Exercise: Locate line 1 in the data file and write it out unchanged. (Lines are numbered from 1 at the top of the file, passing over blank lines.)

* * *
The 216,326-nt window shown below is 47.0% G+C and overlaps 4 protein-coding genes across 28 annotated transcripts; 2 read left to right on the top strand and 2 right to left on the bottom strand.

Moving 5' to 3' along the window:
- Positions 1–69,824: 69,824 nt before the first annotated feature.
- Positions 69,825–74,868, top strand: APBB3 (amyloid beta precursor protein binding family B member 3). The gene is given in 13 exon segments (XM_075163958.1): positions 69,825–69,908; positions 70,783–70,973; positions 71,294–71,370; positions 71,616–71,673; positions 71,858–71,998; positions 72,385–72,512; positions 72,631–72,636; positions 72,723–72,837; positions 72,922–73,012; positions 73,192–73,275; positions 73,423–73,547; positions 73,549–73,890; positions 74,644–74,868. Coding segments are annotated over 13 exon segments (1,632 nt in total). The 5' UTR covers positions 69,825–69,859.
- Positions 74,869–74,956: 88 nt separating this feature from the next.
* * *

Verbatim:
The 216,326-nt window shown below is 47.0% G+C and overlaps 4 protein-coding genes across 28 annotated transcripts; 2 read left to right on the top strand and 2 right to left on the bottom strand.